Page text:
High-Def Digest was given the chance to take a look at Antebellum, courtesy of Lionsgate Films. The Video, Audio, and Bonus Features sections have not been analyzed since they're not pertinent at the moment. However, when a Blu-ray is made available, we will update the review accordingly.
For anyone who's watched the visually striking previews for Antebellum, it should come as no surprise the horror thriller's effectiveness hinges almost exclusively on a shock twist, one we'd safely suspect to have deeply profound implications. Happening about three-quarters of the way into the story, the final reveal sadly feels neither radical enough to stir up any controversy nor is it compelling enough to warrant a recommendation, let alone a second watch. The ingredients for a darkly outrageous and twisted shocker are all there, but filmmakers Gerard Bush and Christopher Renz in their feature-length debut fail to pull it off successfully. Instead of something akin to a mid-to-high-tier Twilight Zone episode, as the previews intimated, audiences essentially suffer a low-rent M. Night Shyamalan imitator.
The film is not a complete loss, however, as it features a remarkable, harrowing performance by Janelle Monáe (Hidden Figures, Moonlight) as Eden, a captive slave on a Louisiana plantation seemingly at the height of the American Civil War. In her first top-billing role, Monáe is absolutely captivating, carrying the entire film with aplomb as a woman enduring shocking bigotry and horrible abuses at the hands of Jack Huston's Captain Jasper and Eric Lange's general of the Confederate Army overseeing the plantation. As the person who other slaves apparently look up to for plans of escape, the awarding-winning musical artist is able to amazingly suggest a resolute fighter with grit and mettle suppressed beneath a pair of grieving, anguished eyes. Sadly, Monáe's stellar performance is the sort deserving of more capable, experienced hands and a stronger script, which the directors wrote.
That's not to imply that Bush and Renz are ill-suited for helming their own screenplay, as they continuously demonstrate a great deal of skill and talent behind the camera. In fact, the production as a whole is quite stunning and beautiful to behold, which is all the more surprising when taking into account the filmmakers were operating with a modestly low budget. Working with cinematographer Pedro Luque (Don't Breathe, The Girl in the Spider's Web), the film comes with several highly-engaging moments promising something of significance and import, such as the occasional thunderous noise of what seems to be cannon fire in the distance. Gabourey Sidibe shines brightest during a dinner date with Monáe and Lily Cowles, flirting with a stranger while the camera interestingly forbids showing the faces of either the flirtatious man or the female hostess, both of which happen to be white.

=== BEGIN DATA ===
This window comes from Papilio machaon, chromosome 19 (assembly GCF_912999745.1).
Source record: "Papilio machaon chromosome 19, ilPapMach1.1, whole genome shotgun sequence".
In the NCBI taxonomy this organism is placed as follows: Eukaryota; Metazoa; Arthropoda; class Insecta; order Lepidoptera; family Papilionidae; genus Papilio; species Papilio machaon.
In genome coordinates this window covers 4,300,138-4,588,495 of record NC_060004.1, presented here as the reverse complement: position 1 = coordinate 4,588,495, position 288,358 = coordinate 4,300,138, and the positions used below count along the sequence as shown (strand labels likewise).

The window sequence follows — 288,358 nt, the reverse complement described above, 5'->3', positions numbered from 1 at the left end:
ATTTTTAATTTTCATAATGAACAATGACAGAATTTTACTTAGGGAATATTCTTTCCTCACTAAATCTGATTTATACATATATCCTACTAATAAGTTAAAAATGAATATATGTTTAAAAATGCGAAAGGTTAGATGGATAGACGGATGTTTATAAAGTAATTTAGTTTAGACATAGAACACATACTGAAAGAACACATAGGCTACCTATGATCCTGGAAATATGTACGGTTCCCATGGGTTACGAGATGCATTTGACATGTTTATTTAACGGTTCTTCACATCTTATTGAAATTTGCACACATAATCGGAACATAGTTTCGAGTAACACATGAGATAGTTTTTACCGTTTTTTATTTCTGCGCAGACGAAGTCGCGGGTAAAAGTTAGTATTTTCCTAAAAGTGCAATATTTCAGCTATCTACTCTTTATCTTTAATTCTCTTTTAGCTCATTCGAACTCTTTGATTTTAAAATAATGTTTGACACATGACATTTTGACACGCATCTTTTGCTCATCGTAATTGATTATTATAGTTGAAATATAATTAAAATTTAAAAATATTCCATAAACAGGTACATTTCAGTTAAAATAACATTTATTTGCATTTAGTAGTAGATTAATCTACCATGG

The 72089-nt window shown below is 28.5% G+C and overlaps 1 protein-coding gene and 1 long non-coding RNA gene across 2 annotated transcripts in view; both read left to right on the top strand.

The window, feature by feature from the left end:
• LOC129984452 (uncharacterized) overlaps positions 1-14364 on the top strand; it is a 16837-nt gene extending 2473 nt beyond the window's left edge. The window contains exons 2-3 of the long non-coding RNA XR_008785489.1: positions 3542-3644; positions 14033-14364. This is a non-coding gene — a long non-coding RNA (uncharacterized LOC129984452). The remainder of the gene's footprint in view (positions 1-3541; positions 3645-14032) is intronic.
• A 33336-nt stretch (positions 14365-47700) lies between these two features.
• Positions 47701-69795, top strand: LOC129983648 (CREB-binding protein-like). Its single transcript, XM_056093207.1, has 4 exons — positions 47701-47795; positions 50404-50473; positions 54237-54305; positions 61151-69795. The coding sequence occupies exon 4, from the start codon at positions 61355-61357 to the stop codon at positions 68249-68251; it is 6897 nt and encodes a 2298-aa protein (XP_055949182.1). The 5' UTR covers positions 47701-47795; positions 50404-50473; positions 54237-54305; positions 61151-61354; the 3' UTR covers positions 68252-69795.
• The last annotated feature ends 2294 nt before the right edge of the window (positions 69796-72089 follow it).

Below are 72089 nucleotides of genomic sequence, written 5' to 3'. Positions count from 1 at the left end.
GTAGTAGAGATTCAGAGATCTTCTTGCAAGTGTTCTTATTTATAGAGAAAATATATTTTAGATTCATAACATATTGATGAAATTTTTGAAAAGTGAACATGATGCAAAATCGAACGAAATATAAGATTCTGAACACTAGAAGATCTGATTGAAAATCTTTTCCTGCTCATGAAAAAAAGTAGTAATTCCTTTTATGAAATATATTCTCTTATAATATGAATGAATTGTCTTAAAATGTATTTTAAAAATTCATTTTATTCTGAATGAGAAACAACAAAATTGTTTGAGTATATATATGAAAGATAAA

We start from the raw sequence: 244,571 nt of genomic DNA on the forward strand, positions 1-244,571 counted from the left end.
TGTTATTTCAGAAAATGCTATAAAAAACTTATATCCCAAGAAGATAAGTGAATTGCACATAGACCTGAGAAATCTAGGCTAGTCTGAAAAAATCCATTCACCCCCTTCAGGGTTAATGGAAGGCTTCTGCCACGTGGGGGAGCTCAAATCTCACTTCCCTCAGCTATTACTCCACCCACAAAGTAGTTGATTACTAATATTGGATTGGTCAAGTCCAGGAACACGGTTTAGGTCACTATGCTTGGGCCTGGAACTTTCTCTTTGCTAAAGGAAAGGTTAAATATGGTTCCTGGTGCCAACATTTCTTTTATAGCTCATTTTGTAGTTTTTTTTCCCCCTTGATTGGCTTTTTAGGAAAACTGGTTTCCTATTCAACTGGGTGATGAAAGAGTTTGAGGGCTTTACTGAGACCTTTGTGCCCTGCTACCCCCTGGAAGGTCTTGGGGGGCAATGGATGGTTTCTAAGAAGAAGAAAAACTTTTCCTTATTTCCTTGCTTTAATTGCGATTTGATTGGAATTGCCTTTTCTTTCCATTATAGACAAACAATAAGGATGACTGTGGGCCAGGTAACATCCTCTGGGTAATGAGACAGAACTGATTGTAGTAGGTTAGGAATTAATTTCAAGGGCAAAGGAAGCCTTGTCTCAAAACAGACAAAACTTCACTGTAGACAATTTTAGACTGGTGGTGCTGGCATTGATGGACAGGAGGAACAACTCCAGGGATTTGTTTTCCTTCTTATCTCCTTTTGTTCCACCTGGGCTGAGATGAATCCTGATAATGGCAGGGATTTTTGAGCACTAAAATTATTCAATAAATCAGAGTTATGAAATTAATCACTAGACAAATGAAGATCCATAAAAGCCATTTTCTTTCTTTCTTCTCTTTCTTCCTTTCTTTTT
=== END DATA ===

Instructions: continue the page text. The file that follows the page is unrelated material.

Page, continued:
It's scenes and camerawork like this that seem to insinuate something weightier underscoring and advancing the plot of Antebellum, as though a deeper, penetrating thought is slowly fermenting into a commentary on current sociopolitical tensions. We have moments of racial microaggressions from the hotel's front desk clerk while Monáe sleeps in that same hotel's Jefferson Suite, and we are reminded of how the past continues to affect the present in a William Faulkner quote or when Monáe says, "My nana used to say our ancestors haunt our dreams to see themselves forward." This is all meant to participate in a larger concept and intent, but unfortunately, these instances don't really resonate in any meaningful way by the film's end. Despite some admirable positives making it a decent watch, the horror thriller ultimately feels like fragments of ideas and visuals in a story lacking either the horror or thrills.
Vital Disc Stats: The Blu-ray
Lionsgate Films releases Antebellum in the United States for Video On Demand (VOD) and digital streaming services, such as FandangoNOW in 4K UHD and Dolby Digital audio. However, VUDU offers the film in 4K Dolby Vision HDR and Dolby Atmos audio.
Award-winning musical artist Janelle Monáe stars as a successful author trapped in a horrifying reality as a captive slave in the visually beautiful horror-thriller Antebellum. From directors Gerard Bush and Christopher Renz in their feature-length debut, the film is a piecemeal of sociopolitical ideas that loosely come together in the end but ultimately, fail to resonate in any meaningful way for making this a memorable production.